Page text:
Zombie Crabs!

Tiny, invasive East Coast parasites are leaving hordes of the living dead in their wake.

Will Parson/Chesapeake Bay Program/Flickr
Mud crabs rest in Carolyn Tepolt's lab
Credit: Photo: Will Parson/Chesapeake Bay Program/Flickr

Warning: If The Walking Dead or Invasion of the Body Snatchers gives you nightmares, this probably isn’t a story for you. Sure, the characters aren’t people—they’re thumbnail-size crabs and microscopic barnacles—but it’s a gory tale nonetheless, replete with invasions, castrations, and of course zombie transformations.

Our story begins in the 1960s, when the Chesapeake Bay oyster industry crashed, and bivalves from the Gulf of Mexico were imported to seed commercial oyster reefs. Unbeknownst to anyone at the time, a parasitic barnacle called Loxothylacus panopaei, or Loxo for short, lurked among the alien shells. It’s invisible to the human eye, but local mud crabs quickly became acquainted with the new arrival.

Loxothylacus panopaei
Credit: Photo: Carolyn Tepolt

“Loxo turns crabs into zombies and sex slaves,” says biodiversity genomics fellow Carolyn Tepolt, who is studying the invasion at the Smithsonian Environmental Research Center in Maryland.

It’s a grisly process, too. When a female Loxo encounters a vulnerable, recently molted crab, she pierces its soft body and burrows inside. She then grows throughout the crustacean, taking over its nervous system and becoming so intertwined with the crab that it becomes impossible to separate her from her unlucky host. The female Loxo also produces a small sac under the crab’s abdomen. When a male Loxo—basically just a sperm factory—passes by, he fertilizes the sac. With the invasion complete, the crab is rendered infertile. Not only is it unable to produce its own crab offspring, but its entire reason for being becomes to care for parasite babies.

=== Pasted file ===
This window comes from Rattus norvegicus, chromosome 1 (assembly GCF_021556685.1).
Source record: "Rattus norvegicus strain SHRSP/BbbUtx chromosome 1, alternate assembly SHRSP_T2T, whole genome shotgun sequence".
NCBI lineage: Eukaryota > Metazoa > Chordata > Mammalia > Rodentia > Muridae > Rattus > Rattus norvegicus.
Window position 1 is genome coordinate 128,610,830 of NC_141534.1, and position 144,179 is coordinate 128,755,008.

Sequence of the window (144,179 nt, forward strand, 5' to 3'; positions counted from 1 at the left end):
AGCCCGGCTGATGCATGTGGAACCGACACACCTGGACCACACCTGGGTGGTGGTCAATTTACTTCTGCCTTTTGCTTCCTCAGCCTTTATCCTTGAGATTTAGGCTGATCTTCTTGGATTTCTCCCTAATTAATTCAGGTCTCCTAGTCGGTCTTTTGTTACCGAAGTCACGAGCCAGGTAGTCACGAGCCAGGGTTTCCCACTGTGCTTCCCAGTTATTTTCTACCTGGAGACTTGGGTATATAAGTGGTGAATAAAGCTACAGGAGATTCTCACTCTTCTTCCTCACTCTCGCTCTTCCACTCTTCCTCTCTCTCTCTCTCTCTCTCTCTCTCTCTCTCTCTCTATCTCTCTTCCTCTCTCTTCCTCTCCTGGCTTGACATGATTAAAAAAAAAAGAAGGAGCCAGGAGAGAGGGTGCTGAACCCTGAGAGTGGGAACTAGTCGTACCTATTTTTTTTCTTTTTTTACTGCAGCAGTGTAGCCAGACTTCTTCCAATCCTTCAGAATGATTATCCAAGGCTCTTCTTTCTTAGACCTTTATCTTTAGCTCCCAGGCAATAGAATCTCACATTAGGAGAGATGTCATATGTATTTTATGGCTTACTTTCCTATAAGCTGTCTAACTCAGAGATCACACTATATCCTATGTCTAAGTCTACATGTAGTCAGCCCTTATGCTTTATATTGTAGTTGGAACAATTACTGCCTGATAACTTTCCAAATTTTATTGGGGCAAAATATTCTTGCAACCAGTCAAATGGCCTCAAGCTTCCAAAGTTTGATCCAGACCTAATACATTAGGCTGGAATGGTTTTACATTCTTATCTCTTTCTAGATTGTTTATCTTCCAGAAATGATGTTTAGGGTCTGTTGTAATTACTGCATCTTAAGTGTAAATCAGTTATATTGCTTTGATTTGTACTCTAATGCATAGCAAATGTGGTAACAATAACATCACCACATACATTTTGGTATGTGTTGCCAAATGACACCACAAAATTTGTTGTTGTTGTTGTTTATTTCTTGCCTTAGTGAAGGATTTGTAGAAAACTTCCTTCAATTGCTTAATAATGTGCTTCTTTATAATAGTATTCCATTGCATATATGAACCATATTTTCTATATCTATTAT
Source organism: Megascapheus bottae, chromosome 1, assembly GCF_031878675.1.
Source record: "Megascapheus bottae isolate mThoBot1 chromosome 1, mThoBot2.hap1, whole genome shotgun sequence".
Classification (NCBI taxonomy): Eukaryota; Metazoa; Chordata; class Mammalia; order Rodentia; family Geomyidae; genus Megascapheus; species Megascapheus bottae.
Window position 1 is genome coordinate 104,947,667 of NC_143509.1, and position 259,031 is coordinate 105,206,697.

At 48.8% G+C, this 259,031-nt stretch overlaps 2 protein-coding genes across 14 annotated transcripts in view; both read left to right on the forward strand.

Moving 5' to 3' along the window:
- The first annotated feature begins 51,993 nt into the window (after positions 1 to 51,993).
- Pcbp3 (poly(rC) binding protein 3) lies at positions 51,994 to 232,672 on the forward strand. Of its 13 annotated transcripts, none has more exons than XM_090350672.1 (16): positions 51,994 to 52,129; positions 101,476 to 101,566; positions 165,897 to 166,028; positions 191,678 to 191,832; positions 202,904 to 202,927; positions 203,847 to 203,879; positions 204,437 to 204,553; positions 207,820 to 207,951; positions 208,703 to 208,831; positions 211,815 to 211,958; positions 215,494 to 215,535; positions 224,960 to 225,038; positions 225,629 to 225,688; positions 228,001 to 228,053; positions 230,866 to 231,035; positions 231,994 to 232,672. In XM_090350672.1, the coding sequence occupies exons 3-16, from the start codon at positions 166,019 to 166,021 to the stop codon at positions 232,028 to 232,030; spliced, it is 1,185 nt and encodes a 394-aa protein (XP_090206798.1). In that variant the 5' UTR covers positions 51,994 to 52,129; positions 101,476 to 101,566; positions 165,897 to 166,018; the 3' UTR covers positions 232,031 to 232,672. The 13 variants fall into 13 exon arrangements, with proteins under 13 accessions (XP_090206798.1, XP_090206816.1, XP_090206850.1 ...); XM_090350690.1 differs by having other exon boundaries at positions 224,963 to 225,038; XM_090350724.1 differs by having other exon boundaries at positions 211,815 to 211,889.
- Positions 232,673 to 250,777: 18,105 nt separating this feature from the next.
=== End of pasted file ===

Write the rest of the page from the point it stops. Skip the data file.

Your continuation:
Will Parson/Chesapeake Bay Program/Flickr
An infected mud crab displays the egg sac of the the Loxo parasite on its abdomen
Credit: Photo: Will Parson/Chesapeake Bay Program/Flickr

Then things get even creepier. The abdomen of a male crab is shaped like the Eiffel Tower; a female’s abdomen is more shieldlike. As Loxo larvae grow, the sac that contains them expands. In the case of a male crab, this expansion causes the abdomen to spread into more of shield shape, feminizing the poor fella. And both sexes end up protecting the alien spawn as a female would her own developing progeny: by defensively covering and aerating the sac. The result is astounding. Approximately every 10 days, a zombie crab can pump out thousands of parasitic larvae. Nobody knows how long the zombie crabs survive in the wild, but in the lab they last about 45 days.

While the crustaceans are still plentiful—for now—their survival is cause for concern, as they’re an important nutrient source for creatures higher up in the food chain, including other crabs and birds. In some areas of the Chesapeake Bay, Loxo has parasitized up to 90 percent of the mud crab population. Meanwhile, in Loxo’s native range, the Gulf of Mexico, it infects only about 5 percent of the mud crabs, says Tepolt. That’s likely because local crabs have evolved to be less susceptible.